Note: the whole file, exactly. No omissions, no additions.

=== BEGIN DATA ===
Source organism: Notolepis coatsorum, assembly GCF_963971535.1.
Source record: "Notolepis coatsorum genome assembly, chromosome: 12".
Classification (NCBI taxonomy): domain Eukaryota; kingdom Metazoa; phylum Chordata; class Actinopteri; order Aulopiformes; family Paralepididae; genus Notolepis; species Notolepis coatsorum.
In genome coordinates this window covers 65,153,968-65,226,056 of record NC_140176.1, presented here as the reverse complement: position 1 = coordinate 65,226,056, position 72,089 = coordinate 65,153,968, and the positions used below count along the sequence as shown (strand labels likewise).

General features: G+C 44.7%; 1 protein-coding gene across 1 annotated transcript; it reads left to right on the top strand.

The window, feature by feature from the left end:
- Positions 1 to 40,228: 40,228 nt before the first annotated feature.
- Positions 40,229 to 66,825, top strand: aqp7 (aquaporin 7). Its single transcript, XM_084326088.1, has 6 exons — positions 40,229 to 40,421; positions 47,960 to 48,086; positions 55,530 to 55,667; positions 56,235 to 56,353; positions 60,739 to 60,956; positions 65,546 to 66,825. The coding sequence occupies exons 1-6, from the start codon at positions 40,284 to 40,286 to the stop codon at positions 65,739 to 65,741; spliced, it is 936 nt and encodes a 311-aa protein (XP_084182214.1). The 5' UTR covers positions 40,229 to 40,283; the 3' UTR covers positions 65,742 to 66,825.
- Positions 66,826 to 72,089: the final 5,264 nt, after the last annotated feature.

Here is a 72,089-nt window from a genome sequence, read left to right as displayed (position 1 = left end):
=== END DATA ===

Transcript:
Source organism: Notolepis coatsorum, assembly GCF_963971535.1.
Source record: "Notolepis coatsorum genome assembly, chromosome: 12".
Classification (NCBI taxonomy): domain Eukaryota; kingdom Metazoa; phylum Chordata; class Actinopteri; order Aulopiformes; family Paralepididae; genus Notolepis; species Notolepis coatsorum.
In genome coordinates this window covers 65,153,968-65,226,056 of record NC_140176.1, presented here as the reverse complement: position 1 = coordinate 65,226,056, position 72,089 = coordinate 65,153,968, and the positions used below count along the sequence as shown (strand labels likewise).

General features: G+C 44.7%; 1 protein-coding gene across 1 annotated transcript; it reads left to right on the top strand.

The window, feature by feature from the left end:
- Positions 1 to 40,228: 40,228 nt before the first annotated feature.
- Positions 40,229 to 66,825, top strand: aqp7 (aquaporin 7). Its single transcript, XM_084326088.1, has 6 exons — positions 40,229 to 40,421; positions 47,960 to 48,086; positions 55,530 to 55,667; positions 56,235 to 56,353; positions 60,739 to 60,956; positions 65,546 to 66,825. The coding sequence occupies exons 1-6, from the start codon at positions 40,284 to 40,286 to the stop codon at positions 65,739 to 65,741; spliced, it is 936 nt and encodes a 311-aa protein (XP_084182214.1). The 5' UTR covers positions 40,229 to 40,283; the 3' UTR covers positions 65,742 to 66,825.
- Positions 66,826 to 72,089: the final 5,264 nt, after the last annotated feature.

Here is a 72,089-nt window from a genome sequence, read left to right as displayed (position 1 = left end):